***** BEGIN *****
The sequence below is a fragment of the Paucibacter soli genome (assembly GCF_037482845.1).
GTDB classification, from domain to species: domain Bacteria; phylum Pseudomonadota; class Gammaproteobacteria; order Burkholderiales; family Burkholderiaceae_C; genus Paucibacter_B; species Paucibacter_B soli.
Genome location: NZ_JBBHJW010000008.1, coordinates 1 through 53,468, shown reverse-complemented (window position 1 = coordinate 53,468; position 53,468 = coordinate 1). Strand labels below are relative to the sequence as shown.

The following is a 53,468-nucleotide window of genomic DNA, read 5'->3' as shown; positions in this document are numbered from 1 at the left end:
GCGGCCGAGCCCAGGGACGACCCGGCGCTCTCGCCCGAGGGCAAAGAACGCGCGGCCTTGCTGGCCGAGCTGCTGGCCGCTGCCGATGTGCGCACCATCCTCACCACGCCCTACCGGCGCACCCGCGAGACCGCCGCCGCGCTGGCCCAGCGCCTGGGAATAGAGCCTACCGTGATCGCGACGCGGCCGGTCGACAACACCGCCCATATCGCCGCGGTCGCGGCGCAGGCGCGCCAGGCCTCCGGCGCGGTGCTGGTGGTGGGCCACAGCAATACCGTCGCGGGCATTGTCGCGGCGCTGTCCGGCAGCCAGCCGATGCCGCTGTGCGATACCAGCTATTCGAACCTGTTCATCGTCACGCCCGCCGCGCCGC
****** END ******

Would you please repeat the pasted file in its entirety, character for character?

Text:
The sequence below is a fragment of the Paucibacter soli genome (assembly GCF_037482845.1).
GTDB classification, from domain to species: domain Bacteria; phylum Pseudomonadota; class Gammaproteobacteria; order Burkholderiales; family Burkholderiaceae_C; genus Paucibacter_B; species Paucibacter_B soli.
Genome location: NZ_JBBHJW010000008.1, coordinates 1 through 53,468, shown reverse-complemented (window position 1 = coordinate 53,468; position 53,468 = coordinate 1). Strand labels below are relative to the sequence as shown.

The following is a 53,468-nucleotide window of genomic DNA, read 5'->3' as shown; positions in this document are numbered from 1 at the left end:
GCGGCCGAGCCCAGGGACGACCCGGCGCTCTCGCCCGAGGGCAAAGAACGCGCGGCCTTGCTGGCCGAGCTGCTGGCCGCTGCCGATGTGCGCACCATCCTCACCACGCCCTACCGGCGCACCCGCGAGACCGCCGCCGCGCTGGCCCAGCGCCTGGGAATAGAGCCTACCGTGATCGCGACGCGGCCGGTCGACAACACCGCCCATATCGCCGCGGTCGCGGCGCAGGCGCGCCAGGCCTCCGGCGCGGTGCTGGTGGTGGGCCACAGCAATACCGTCGCGGGCATTGTCGCGGCGCTGTCCGGCAGCCAGCCGATGCCGCTGTGCGATACCAGCTATTCGAACCTGTTCATCGTCACGCCCGCCGCGCCGC